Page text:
It’s exciting to see Shyamalan on such confident footing once more, all these years later.
What happens in Henry James takes place deep within stories where, on the surface, the characters go languidly about their lives of privilege. They subscribe to a code of what is done and what is not done. They know exactly what it means to be a gentleman or a lady; those titles are like decorations, to be worn invisibly at social occasions. And then in the privacy of their souls, some of James' characters darkly contemplate getting their way no matter what.
"The Wings of the Dove'' is the cold-blooded story of two British lovers who plot to deprive a rich American girl ("the richest orphan in the world'') of her heart and her inheritance. What makes it complicated--what makes it James--is that the two lovers really do like the rich girl, and she really does like them, and everyone eventually knows more or less precisely what is being done. The buried message is that when it comes to money, sex, love and death, most people are prepared to go a great deal further than they would admit. There is, if you know how to look for it, incredible emotional violence in the work of Henry James. This new film of his famous novel makes two significant changes. It moves the action up slightly, from 1902 to 1910. And it makes the British woman a little more sympathetic than she was in the book. The second change flows from the first. James' story, which he began writing in 1894, embedded the characters in the world of Victorian propriety. By 1910, the actions they contemplate, while still improper, were not unthinkable; modern relativism was creeping in. Kate Croy, whose desire fuels the story, was more selfish and evil in the James version; the film softens her into someone whose actions can almost be defended as pragmatism.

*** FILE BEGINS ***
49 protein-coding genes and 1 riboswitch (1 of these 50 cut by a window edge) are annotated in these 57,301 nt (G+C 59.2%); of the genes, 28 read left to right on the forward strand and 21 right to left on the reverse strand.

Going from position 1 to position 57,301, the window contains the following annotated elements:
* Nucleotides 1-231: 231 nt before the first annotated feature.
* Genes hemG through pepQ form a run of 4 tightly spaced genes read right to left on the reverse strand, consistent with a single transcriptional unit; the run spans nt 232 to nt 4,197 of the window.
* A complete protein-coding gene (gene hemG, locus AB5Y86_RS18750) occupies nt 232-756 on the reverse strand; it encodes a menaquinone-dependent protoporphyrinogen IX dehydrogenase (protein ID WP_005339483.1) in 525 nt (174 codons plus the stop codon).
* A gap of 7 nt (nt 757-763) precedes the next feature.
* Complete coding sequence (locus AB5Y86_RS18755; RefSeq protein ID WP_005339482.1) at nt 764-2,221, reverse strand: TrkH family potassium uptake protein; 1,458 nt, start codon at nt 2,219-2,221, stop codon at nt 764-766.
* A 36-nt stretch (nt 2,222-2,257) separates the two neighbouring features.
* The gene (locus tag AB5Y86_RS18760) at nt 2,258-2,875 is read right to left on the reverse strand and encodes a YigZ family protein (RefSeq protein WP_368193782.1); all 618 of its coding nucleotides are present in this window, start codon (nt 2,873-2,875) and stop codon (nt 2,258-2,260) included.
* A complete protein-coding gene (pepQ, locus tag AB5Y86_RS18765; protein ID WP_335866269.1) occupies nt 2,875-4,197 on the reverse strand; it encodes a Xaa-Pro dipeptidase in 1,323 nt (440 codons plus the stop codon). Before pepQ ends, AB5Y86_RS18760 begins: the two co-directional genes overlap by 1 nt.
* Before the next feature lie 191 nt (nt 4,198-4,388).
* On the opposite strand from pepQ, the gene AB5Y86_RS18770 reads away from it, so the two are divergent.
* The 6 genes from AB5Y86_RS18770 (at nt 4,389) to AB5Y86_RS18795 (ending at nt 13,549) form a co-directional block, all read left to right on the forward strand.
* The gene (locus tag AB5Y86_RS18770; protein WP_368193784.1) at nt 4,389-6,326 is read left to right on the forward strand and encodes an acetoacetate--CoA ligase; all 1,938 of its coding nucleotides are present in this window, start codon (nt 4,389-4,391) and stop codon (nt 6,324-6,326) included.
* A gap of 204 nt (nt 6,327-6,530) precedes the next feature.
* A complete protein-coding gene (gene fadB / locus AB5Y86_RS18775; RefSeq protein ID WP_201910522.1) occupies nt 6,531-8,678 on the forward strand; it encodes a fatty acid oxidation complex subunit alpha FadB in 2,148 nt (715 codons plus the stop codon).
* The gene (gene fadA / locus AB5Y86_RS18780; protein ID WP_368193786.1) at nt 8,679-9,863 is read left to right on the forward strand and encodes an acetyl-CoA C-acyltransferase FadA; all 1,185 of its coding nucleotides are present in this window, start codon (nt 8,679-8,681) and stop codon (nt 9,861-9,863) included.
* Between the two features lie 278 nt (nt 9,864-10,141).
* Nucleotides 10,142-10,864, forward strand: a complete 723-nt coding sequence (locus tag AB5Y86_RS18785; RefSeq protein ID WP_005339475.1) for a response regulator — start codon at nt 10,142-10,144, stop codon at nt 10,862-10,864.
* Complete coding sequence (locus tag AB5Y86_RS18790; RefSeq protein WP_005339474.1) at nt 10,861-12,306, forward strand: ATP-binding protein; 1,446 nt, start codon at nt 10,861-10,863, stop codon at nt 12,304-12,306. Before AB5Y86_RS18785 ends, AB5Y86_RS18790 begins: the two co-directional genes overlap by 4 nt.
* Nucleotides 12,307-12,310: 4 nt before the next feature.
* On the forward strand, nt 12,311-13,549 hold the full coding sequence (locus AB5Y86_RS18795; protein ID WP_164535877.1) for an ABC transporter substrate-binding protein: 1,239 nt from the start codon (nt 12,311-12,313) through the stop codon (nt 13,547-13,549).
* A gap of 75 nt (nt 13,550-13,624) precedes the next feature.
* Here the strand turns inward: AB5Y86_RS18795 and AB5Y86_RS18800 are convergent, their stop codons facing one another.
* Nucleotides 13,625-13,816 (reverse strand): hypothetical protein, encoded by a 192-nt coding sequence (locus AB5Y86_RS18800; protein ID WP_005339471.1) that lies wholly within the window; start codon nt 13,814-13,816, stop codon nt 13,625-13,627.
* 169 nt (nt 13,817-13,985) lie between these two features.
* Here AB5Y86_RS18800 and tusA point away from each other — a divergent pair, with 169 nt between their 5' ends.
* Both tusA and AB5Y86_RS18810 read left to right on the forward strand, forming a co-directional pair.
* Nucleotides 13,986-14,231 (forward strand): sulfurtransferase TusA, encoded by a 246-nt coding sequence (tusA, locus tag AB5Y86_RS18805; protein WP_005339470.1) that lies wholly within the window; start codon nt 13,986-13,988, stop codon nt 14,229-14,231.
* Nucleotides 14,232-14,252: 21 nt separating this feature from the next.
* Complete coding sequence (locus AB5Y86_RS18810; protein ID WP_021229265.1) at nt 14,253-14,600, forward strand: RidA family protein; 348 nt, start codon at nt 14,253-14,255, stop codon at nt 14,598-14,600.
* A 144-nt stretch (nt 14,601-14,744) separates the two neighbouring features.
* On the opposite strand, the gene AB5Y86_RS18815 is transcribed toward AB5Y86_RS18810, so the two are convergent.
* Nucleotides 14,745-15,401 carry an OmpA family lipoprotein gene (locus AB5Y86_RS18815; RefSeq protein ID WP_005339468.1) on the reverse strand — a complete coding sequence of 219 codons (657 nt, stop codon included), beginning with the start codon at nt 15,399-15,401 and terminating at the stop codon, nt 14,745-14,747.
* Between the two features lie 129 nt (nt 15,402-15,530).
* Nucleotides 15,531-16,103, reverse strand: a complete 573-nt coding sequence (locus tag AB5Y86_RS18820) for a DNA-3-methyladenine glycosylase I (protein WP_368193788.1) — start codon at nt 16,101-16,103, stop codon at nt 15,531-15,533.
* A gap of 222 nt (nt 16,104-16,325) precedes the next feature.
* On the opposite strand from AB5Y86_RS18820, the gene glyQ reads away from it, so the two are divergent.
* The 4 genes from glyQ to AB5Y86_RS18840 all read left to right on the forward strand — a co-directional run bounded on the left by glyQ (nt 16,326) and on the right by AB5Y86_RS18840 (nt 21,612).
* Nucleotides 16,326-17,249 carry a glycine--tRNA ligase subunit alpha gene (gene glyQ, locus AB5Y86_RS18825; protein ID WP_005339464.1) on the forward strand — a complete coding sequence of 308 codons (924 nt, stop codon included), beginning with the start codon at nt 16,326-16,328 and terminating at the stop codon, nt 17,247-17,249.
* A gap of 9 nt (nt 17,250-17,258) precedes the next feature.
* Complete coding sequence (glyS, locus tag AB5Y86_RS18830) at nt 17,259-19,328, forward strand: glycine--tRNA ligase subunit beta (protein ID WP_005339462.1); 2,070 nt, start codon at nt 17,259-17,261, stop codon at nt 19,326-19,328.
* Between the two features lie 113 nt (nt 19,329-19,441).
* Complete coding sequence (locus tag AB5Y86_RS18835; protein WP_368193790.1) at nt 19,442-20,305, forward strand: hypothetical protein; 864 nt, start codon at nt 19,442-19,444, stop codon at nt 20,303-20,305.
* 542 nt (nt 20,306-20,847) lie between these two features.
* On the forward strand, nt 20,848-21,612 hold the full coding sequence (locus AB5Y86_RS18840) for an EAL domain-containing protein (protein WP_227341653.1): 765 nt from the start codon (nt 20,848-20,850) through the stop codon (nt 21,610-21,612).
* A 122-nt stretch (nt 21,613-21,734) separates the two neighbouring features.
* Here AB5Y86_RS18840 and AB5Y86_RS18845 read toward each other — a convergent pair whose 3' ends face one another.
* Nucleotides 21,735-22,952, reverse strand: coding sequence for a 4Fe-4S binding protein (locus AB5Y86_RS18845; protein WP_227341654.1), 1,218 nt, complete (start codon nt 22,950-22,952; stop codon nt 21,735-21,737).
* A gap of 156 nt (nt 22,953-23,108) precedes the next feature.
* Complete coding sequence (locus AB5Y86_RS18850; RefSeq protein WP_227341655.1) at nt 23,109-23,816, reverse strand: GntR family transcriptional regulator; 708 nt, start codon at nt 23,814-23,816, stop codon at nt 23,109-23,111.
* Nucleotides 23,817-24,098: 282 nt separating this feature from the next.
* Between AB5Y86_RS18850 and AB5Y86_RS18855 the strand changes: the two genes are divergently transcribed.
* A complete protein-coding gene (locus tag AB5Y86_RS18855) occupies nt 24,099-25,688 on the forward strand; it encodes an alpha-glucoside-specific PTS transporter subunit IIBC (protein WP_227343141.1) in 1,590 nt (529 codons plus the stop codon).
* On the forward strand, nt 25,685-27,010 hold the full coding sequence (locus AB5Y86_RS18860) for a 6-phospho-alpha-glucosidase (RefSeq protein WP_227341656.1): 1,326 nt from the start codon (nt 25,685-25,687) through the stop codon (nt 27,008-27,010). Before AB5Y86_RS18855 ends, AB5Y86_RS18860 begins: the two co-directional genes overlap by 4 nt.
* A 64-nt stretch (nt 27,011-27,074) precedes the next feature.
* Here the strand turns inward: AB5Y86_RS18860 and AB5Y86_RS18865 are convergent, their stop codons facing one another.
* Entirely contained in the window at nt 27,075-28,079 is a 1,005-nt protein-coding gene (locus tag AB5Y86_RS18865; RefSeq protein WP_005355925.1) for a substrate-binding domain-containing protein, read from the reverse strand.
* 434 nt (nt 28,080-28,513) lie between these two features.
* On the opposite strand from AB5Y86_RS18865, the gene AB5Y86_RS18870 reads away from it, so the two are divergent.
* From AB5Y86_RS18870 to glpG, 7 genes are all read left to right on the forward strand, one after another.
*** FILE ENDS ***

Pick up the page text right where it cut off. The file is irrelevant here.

Kate, played with flashing eyes and bold imagination by Helena Bonham Carter, is a poor girl with a tenuous foothold in society. Her father is a penniless drunkard. Her mother is dead. She is taken in by her wealthy Aunt Maude (Charlotte Rampling), who wants to marry her off to the best advantage--perhaps to Lord Mark (Alex Jennings). But Kate loves Merton Densher (Linus Roache), an ill-paid journalist who cheerfully admits he doesn't believe the things he writes. Maude forbids the marriage and even threatens to cut off the weekly shillings she pays Kate's father.
What is Kate prepared to do? Characters talk a great deal in Henry James, but are sometimes maddeningly obscure about what they mean (does any other novelist use the word "intercourse'' more frequently, while not meaning by that word or any other what we immediately think of?). They talk much less in this film, where facial expressions imply the feelings that are talked around in the novel. My guess is that Kate might have eventually married the odious Lord Mark, while continuing quietly to see Merton Densher.